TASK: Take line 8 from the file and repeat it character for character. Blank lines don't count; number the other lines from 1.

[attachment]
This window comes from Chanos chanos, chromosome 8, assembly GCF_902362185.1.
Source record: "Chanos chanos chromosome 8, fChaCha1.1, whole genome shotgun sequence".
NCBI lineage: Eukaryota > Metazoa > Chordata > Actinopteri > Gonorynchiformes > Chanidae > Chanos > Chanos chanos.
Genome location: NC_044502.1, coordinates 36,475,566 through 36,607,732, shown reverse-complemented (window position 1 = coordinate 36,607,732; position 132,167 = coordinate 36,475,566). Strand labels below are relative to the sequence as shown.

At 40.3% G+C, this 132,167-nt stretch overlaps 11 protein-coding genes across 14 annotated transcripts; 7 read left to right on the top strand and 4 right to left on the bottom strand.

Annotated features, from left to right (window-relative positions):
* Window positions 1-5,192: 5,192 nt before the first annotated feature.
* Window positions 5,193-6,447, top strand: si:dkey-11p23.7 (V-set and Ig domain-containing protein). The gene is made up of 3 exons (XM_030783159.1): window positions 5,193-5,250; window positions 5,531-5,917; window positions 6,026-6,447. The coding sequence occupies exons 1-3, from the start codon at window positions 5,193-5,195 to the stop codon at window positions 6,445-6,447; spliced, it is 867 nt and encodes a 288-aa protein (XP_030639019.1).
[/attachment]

* Window positions 5,193-6,447, top strand: si:dkey-11p23.7 (V-set and Ig domain-containing protein). The gene is made up of 3 exons (XM_030783159.1): window positions 5,193-5,250; window positions 5,531-5,917; window positions 6,026-6,447. The coding sequence occupies exons 1-3, from the start codon at window positions 5,193-5,195 to the stop codon at window positions 6,445-6,447; spliced, it is 867 nt and encodes a 288-aa protein (XP_030639019.1).